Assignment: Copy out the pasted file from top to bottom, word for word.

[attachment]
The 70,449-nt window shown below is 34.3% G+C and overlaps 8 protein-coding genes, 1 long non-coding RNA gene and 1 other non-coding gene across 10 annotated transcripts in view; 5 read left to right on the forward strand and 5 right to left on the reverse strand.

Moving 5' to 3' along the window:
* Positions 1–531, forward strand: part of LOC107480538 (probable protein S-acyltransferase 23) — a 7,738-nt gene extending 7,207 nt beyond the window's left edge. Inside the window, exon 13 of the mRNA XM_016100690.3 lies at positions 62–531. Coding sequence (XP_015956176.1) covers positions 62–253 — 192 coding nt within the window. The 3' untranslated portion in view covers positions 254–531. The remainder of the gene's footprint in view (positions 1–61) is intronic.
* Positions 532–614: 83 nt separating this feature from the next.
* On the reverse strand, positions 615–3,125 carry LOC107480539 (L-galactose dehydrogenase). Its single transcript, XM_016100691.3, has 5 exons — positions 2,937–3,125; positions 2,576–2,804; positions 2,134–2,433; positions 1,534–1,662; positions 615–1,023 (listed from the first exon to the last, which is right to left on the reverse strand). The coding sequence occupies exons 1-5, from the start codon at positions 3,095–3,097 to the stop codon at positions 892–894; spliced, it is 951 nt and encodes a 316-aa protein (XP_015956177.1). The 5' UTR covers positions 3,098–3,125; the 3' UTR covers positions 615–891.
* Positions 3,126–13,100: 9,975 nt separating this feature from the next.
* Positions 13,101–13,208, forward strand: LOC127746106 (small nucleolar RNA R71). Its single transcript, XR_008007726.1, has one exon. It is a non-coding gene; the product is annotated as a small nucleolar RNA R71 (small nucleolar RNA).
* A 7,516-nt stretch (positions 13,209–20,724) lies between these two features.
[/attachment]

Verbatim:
The 70,449-nt window shown below is 34.3% G+C and overlaps 8 protein-coding genes, 1 long non-coding RNA gene and 1 other non-coding gene across 10 annotated transcripts in view; 5 read left to right on the forward strand and 5 right to left on the reverse strand.

Moving 5' to 3' along the window:
* Positions 1–531, forward strand: part of LOC107480538 (probable protein S-acyltransferase 23) — a 7,738-nt gene extending 7,207 nt beyond the window's left edge. Inside the window, exon 13 of the mRNA XM_016100690.3 lies at positions 62–531. Coding sequence (XP_015956176.1) covers positions 62–253 — 192 coding nt within the window. The 3' untranslated portion in view covers positions 254–531. The remainder of the gene's footprint in view (positions 1–61) is intronic.
* Positions 532–614: 83 nt separating this feature from the next.
* On the reverse strand, positions 615–3,125 carry LOC107480539 (L-galactose dehydrogenase). Its single transcript, XM_016100691.3, has 5 exons — positions 2,937–3,125; positions 2,576–2,804; positions 2,134–2,433; positions 1,534–1,662; positions 615–1,023 (listed from the first exon to the last, which is right to left on the reverse strand). The coding sequence occupies exons 1-5, from the start codon at positions 3,095–3,097 to the stop codon at positions 892–894; spliced, it is 951 nt and encodes a 316-aa protein (XP_015956177.1). The 5' UTR covers positions 3,098–3,125; the 3' UTR covers positions 615–891.
* Positions 3,126–13,100: 9,975 nt separating this feature from the next.
* Positions 13,101–13,208, forward strand: LOC127746106 (small nucleolar RNA R71). Its single transcript, XR_008007726.1, has one exon. It is a non-coding gene; the product is annotated as a small nucleolar RNA R71 (small nucleolar RNA).
* A 7,516-nt stretch (positions 13,209–20,724) lies between these two features.